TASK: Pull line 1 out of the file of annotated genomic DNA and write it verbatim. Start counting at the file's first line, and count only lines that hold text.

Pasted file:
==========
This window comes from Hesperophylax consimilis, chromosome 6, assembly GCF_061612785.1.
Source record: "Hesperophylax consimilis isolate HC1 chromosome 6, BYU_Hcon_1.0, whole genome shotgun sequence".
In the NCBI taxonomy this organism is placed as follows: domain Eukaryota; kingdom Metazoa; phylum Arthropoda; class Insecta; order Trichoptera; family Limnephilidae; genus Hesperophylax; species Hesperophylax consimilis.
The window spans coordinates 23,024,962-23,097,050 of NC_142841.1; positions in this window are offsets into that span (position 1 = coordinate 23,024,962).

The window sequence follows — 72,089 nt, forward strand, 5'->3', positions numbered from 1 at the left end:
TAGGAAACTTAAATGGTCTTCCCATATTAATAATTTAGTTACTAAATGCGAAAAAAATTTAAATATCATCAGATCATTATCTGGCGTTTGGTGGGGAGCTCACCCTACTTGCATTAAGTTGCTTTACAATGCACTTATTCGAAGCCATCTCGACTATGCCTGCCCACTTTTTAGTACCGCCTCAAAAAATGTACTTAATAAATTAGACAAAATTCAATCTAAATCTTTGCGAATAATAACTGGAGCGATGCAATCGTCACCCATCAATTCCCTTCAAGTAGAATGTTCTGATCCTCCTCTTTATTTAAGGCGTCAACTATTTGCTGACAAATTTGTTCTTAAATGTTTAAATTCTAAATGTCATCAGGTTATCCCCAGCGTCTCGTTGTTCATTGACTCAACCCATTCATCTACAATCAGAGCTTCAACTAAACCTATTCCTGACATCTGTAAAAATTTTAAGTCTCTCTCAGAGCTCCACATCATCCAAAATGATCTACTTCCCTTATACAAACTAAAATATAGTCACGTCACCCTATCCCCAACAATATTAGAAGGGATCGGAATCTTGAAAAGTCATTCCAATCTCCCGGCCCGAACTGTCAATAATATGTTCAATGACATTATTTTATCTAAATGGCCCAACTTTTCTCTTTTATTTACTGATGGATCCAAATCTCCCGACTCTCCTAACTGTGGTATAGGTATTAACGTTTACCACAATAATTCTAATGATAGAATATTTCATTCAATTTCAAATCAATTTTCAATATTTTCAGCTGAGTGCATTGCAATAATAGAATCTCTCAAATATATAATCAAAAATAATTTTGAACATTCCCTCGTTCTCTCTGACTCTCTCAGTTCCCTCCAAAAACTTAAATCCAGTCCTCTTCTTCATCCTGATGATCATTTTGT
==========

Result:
This window comes from Hesperophylax consimilis, chromosome 6, assembly GCF_061612785.1.